Abstract

Background:

Sickle cell anemia (SCA) is one of the major hemoglobin disorders worldwide. SCA has a high degree of disease-associated mortality and morbidity that can be prevented by early identification of affected individuals and implementation of comprehensive care measures. Newborn screening (NBS) has been shown to be an effective measure for early diagnosis and to help decrease disease related complications.

Alberta has not implemented a routine newborn screening program for hemoglobin disorders. For this reason, we hypothesize that a significant portion of the SCA patients followed at Alberta Children's Hospital (ACH) are diagnosed at a later age (> 1 year of age) due to a presentation with sickle cell complications or from targeted screening at medical visits.

The primary objective of the study is to identify the age of diagnosis of SCA patients followed at the Alberta Children's Hospital when a universal newborn screening program was not available.

Methods:

In this retrospective cohort study, we reviewed 100 charts for patients with hemoglobin (Hb) disorders who had attended Alberta Children's Hospital (ACH) hematology clinic during the period from January 2003 to January 2014. Only patients with SCA (HbSS, Hb SB0, Hb SB+, Hb SC, S-HPFH) were included in the study. Data collected included demographic variables, SCA diagnosis related information such as the age of diagnosis, the reason for screening, and characteristics of the first SCA presentation. Late diagnosis was defined as a diagnosis after 12 months of age. The clinical course of SCA as complications, the age of penicillin prophylaxis initiation and the age of first transcranial Doppler testing (TCD) were obtained as secondary measures.

Results:

A total of 77 patients with SCA (40.3% male, 59.7% Female) that attended sickle cell clinic at ACH met our inclusion criteria. Thirty-four percent (N=26) of patients were born in Alberta, 26.5% (N=19) in other Canadian provinces and the United States and 41% (N=32) in other parts of the world. The majority (94.8 %) were African, and 5.2% were of other ethnic backgrounds including Arab/Latin American and South Asian.

More than half of the patients who were born in Alberta (58 %) were diagnosed after the age of 12 months. The mean (M) age of diagnosis for the patients born in Alberta was 21.4 ± 21 months (median 19, range 0-84). None of the patients were diagnosed because of newborn screening whereas 39% were identified due to family history, 50% due to disease related complication and 8% due to abnormal lab low Hb/abnormal smear. Fifteen percent of those patients never started on penicillin prophylaxis due to old age at the time of diagnosis, otherwise, the mean age of penicillin initiation was 15 ± 10.8 months (median 14, range 2-36). Only 65% of the patients had TCD testing with mean age of the first TCD was 44 ± 24 months (median 36, range 24-96).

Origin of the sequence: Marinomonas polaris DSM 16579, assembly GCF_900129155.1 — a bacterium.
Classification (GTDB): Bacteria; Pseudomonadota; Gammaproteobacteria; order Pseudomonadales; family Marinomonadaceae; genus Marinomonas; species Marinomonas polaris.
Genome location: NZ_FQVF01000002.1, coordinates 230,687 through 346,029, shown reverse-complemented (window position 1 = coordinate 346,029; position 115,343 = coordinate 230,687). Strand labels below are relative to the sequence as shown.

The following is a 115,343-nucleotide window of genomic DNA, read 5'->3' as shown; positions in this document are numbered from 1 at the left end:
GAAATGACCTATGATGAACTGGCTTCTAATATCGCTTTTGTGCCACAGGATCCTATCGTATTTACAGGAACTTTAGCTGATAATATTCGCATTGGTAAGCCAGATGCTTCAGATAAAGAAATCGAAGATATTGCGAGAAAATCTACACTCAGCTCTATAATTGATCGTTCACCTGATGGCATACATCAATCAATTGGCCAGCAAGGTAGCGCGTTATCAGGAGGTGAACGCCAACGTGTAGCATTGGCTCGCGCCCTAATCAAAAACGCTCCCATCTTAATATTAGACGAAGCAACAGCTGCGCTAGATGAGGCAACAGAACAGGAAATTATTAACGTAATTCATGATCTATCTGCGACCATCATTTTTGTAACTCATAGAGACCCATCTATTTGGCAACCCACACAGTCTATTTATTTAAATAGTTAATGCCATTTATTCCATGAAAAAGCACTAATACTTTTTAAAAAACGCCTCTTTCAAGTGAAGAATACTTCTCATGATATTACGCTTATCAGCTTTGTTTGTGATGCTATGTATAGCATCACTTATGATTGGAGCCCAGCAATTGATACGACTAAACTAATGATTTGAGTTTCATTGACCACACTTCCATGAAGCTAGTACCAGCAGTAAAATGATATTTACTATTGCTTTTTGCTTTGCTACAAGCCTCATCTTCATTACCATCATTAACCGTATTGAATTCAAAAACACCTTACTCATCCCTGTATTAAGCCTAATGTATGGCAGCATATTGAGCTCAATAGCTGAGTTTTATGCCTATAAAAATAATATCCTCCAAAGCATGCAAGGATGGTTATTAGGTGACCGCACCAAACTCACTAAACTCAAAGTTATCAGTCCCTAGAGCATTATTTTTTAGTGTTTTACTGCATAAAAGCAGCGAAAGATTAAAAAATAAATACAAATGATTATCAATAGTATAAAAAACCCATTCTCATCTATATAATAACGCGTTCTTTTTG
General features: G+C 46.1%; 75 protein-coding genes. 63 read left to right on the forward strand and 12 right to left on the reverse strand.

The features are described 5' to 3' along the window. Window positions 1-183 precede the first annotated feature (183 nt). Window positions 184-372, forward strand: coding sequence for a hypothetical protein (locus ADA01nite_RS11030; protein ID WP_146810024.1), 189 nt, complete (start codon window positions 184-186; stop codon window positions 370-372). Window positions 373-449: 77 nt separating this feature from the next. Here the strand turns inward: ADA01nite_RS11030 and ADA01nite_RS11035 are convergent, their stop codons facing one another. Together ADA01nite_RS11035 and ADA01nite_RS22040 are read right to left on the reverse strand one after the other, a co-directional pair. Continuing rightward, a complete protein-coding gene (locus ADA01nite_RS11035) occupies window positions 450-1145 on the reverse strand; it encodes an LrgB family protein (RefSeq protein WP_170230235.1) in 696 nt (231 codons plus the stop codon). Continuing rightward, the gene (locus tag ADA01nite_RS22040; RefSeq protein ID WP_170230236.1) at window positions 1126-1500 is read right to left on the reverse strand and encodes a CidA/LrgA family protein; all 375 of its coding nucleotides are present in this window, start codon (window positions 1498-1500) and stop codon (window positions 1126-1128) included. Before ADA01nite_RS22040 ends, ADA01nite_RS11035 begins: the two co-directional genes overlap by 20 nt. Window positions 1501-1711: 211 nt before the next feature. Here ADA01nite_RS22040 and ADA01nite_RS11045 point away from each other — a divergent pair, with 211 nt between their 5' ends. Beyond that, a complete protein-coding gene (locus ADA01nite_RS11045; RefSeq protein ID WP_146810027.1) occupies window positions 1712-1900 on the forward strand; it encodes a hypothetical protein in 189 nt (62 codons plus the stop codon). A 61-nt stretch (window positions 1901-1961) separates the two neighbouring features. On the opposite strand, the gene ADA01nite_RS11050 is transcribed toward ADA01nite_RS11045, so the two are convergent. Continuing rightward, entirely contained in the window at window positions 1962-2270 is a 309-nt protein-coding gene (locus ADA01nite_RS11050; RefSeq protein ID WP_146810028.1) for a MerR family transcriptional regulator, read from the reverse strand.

The mean age of diagnosis was 8 ± 18 months (median 0, range 0-72) for children who were born in other Canadian provinces/US where newborn screening is available. There was a significant difference in the mean age of diagnosis in children with SCA who were born in Alberta (M = 21.4, SD = 21) where newborn screening is not available and sickle cell patients who were born in the United States and elsewhere in Canada (M = 8, SD = 18); t (43) = 2.08, p = 0.043, 95% CI [0.4,25], using an independent samples t-test to compare the mean age.

Conclusion:

The number of SCA patients attending the ACH Hematology clinic has almost tripled since the time of data collection due to upward trends in immigration. Patients who were born in our province had a significant late diagnosis compared to other jurisdictions and frequently present initially with severe disease complications. Our findings provide strong evidence to support the implementation of a provincial universal screening program so prophylactic treatment, and comprehensive care is provided before the development of clinical complications. Also, positive screening results could provide an additional opportunity to provide timely genetic counseling to at-risk individuals and families in Alberta.

Disclosures

No relevant conflicts of interest to declare.

Author notes

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Asterisk with author names denotes non-ASH members.